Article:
Evergreen leaves and trees have long been treasured throughout many cultures as a symbol of hope, life and renewal. Ancient Egyptians, for example, decorated their homes with green palms in winter, to symbolise the returning powers of the sun god Ra, in the spring.
Romans celebrated the winter solstice with a festival to Saturnus, the god of agriculture. They decorated their houses with green foliage and lights and exchanged gifts, including coins for prosperity.
In Britain, Druids valued mistletoe and holly as symbols of eternal life, and placed these evergreen branches over doors and windows to keep away ill health and evil spirits.
Later in the Middle Ages, Germans and Scandinavians placed evergreen trees inside their homes or outside their doors to show their hope in the forthcoming spring. It is generally believed that German Christians started the Christmas tree tradition in the 16th century and that Martin Luther, that nation’s Protestant reformer, was the first to add lighted candles.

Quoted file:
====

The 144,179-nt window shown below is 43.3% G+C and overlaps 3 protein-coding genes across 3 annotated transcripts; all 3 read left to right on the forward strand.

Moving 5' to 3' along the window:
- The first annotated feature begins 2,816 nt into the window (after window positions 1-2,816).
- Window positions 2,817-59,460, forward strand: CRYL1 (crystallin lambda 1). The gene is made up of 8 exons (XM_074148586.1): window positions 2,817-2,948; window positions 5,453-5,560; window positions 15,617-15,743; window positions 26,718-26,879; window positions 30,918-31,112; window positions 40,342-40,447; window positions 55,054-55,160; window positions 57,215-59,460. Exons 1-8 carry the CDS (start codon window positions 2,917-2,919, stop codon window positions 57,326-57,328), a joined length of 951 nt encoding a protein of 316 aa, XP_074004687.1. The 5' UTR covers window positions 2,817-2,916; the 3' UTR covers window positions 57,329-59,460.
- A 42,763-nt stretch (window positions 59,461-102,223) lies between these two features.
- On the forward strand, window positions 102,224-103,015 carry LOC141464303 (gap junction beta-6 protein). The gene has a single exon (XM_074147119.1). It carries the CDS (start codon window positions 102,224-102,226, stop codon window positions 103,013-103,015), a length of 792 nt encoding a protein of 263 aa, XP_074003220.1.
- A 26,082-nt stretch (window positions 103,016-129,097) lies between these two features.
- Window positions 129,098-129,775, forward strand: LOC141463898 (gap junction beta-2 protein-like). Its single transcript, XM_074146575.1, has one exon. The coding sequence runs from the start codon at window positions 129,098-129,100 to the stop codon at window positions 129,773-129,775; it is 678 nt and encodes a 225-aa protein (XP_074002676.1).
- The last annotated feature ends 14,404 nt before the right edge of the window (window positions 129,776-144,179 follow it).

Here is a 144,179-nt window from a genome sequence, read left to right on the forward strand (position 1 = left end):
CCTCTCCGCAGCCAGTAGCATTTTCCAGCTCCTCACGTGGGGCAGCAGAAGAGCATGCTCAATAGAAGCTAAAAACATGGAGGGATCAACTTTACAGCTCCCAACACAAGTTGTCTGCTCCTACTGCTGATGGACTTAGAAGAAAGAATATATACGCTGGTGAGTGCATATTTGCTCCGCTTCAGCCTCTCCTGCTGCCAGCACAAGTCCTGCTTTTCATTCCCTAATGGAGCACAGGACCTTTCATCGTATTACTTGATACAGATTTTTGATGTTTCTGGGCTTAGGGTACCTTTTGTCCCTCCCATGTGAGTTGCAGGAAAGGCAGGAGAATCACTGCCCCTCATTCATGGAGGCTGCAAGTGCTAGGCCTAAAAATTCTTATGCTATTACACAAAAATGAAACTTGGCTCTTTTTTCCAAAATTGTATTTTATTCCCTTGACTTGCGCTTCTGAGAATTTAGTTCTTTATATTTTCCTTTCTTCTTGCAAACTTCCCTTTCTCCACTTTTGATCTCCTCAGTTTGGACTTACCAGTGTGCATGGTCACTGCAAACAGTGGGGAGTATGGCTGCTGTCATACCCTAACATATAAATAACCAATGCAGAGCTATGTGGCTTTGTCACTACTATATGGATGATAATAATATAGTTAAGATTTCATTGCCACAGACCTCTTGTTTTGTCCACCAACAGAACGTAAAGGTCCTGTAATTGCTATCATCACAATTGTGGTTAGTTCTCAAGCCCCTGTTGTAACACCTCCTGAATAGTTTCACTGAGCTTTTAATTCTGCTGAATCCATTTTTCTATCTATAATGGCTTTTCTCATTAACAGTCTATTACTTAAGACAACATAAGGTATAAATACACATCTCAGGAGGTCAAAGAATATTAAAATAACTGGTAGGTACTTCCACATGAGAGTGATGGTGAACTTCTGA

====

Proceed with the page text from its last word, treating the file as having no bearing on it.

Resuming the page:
In 1846, Queen Victoria and her German consort, Prince Albert, were sketched in the Illustrated London News standing with their children around a decorated, table top Christmas tree. This immediately started a fashion trend around the British Empire.
Over time, homemade ornaments were replaced with commercially produced ones, and the advent of electricity meant lights could glow continually. Also the size of the trees grew bigger, often reaching from floor to ceiling in homes and halls.
The modern Christmas tree has evolved from all of these traditions and is today an instantly recognisable symbol of hope, happiness, peace and prosperity.
Struck by The Perth Mint from 1/2oz of 99.9% pure silver in proof quality, the coin is issued as legal tender under the Australian Currency Act 1965.
The coin’s reverse portrays a Christmas tree decorated with festive ornaments against a backdrop of stars. The inscription ‘Merry Christmas’ and The Perth Mint’s ‘P’ mintmark are also featured in the design.
The coin’s obverse depicts the Ian Rank-Broadley effigy of Her Majesty Queen Elizabeth II, the monetary denomination and the 2013 year-date.
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